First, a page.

I'm reaching the point with all the irons I've got in the fire that I'm wondering if I should consider a "virtual assistant." I know I let a lot of opportunities go by simply because I don't explore them as thoroughly as they should be.
Here's a basic run-down of what I do:
Training. The Hitachi Data Systems work is booked through Merit Career Development in Philly. The scheduling takes care of itself, but I book all my own travel arrangements.
Books. New Orleans Jazz will be my fifth book for Arcadia Publishing, when it drops next month. Once a book's initial press/publicity blitz has passed, Arcadia doesn't provide much in the way of PR support. The history subjects are timeless, though, and book sales can extend long past that initial blitz.
Speaking. This is the idea behind NOLAHistoryGuy.com, to boost my visibility with writing and podcasting, then turn that visibility into speaking engagements. The hope is that those speaking gigs result in increased book sales as well as honorariums for the gigs themselves. Ideally, I'd like a "patron" arrangement, like the late, great Buddy Stall had with Radiofone, for those of you of an age who remember the company.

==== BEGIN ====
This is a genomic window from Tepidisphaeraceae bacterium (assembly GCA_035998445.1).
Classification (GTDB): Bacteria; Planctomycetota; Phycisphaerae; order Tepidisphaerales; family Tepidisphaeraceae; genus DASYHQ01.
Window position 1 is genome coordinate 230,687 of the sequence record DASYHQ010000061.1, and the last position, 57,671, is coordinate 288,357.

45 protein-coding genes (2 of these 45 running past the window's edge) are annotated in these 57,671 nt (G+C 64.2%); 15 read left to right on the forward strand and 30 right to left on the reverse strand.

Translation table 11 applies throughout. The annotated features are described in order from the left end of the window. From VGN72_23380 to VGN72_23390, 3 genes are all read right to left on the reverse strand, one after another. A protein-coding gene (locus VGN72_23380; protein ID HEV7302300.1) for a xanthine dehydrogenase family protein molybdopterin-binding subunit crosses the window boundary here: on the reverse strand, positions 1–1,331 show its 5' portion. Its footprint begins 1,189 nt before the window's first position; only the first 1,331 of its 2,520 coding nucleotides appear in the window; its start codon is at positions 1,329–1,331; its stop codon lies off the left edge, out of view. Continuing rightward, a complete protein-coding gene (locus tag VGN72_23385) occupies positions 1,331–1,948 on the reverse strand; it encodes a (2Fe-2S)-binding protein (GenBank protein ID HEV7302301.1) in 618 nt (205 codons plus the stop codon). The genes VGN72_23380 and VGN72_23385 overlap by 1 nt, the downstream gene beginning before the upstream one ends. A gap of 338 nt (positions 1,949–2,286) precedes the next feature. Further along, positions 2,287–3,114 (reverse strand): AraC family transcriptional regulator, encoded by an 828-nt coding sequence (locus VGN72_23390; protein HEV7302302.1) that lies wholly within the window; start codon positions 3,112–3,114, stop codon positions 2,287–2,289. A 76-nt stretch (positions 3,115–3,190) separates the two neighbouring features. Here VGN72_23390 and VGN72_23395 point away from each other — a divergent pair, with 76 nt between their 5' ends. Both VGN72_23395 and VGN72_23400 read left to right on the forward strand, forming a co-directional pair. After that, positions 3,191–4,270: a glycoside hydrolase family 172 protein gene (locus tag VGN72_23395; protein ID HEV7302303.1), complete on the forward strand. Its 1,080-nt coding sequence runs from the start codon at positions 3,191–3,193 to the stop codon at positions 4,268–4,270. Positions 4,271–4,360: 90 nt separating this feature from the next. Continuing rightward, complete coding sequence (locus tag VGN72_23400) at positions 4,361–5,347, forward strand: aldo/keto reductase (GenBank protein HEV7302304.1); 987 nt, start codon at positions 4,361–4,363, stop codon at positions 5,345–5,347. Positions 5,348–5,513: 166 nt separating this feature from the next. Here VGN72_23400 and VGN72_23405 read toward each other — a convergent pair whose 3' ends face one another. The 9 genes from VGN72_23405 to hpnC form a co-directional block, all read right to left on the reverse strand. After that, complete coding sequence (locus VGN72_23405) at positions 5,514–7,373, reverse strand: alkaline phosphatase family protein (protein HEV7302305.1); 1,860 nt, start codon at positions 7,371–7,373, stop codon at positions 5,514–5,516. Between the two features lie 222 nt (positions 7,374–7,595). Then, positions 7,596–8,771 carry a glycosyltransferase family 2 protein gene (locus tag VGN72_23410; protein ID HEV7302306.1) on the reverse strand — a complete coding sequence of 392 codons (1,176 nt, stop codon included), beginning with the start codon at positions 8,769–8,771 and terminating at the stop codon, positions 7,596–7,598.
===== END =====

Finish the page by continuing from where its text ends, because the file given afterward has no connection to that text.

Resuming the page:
Writing. I blog regularly for my own sites and for GoNOLA.com, and guest gigs would be interesting.
It's a lot of stuff, going in a number of different directions. What I really need is a "virtual agent" or "virtual PR person," but perhaps those skills fit into what a "virtual assistant" does.
- What do Virtual Assistants get paid?
- Are there such things as "virtual agents" or PR people who take clients like me?
- How many hours a week would someone like me have to commit to a VA?
Thanks in advance for any thoughts and observations...